Okay, the last set of words. I think.
Consecrate showed up in the late fourteenth century from the classical Latin consecrates (just consecrated) and its verb form consecrare (consecrate, obvs). The con- means together and sacrare means sacred. So it’s together sacred. Well, obviously it’s not literal. And sacrare of course is the origin word for sacred. What a shocker.
Demonstrate showed up in the mid sixteenth century meaning point out. It comes from the classical Latin demonstratus, which also meant point out i.e. by deduction. The prefix de- has a weird number of meanings, but in this case it means entirely. The rest of the word is from monstrare, which just means show. And yes, it’s the origin word for monster. When I was little, I always thought that monster and demonstrate were related in some way. Somehow, I was right.
Next, considerate showed up in the late sixteenth century with pretty much the same meaning, coming from the classical Latin consideratus, considered, and its verb considerare, consider, of course. In this case, the con- means with (stupid words and their multiple meanings) and the rest comes from the word sidus…star. No fooling, it literally translates to star, and the reason we have consider is probably because considerare came from people “considering” the stars. And it’s the origin word for sidereal, a word I’ve seen before and thought was pronounced like side + real but apparently is actually sahy-deer-ee-uhl. I’m not even sure how to react to that.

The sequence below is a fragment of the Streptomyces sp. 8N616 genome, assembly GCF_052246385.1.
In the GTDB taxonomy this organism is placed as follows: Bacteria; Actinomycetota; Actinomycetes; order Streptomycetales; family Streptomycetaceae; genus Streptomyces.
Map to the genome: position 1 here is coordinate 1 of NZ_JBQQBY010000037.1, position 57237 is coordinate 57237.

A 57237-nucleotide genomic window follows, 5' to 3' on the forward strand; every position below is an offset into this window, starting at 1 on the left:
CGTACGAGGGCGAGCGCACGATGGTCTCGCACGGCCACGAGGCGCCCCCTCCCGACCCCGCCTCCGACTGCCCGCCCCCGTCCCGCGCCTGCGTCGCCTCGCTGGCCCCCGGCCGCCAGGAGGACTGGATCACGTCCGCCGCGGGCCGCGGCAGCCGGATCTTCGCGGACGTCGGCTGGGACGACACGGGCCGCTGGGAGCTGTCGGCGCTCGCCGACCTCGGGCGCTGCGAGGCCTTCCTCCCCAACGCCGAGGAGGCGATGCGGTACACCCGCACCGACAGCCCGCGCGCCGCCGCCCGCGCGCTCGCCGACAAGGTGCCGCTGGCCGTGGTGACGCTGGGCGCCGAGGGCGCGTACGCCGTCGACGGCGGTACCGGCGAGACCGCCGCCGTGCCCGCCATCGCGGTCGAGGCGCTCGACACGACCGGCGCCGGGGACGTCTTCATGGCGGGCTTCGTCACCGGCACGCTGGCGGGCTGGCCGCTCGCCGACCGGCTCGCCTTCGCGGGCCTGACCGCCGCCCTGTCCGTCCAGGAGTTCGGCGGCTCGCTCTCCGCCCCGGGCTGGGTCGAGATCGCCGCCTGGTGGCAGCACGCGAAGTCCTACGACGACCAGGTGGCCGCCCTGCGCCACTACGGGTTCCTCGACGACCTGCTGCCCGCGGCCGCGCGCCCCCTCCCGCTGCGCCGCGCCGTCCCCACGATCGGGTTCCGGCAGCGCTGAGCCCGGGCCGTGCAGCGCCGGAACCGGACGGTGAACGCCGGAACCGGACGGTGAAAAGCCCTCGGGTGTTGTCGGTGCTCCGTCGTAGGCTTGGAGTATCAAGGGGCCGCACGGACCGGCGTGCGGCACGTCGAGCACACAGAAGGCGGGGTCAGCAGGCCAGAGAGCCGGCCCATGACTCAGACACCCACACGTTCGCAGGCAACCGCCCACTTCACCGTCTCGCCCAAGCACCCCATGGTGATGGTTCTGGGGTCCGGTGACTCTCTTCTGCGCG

The final word brings with it the key to the -rate words. Invigorate, which showed up in the mid seventeenth century. It’s not really a -rate word. It’s actually in- + vigor + -ate. But we’re already here, so let’s get to it. In this case, in- means into or on. Vigor showed up in the early fourteenth century from the Anglo French vigour and Old French vigor, force or strength. Before that, it was the classical Latin vigorem/vigor, which mean vitality and vigor respectively, both of which stem from the verb vigere, to thrive. Even further back, it’s the Proto Indo European weg-, lively or active, the origin word for wake. Finally, the last part of the word, -ate, is a common Latin suffix for verbs that end in -are. You know, like most of the -rate words we’ve been looking at these past weeks. Mystery solved [mic drop].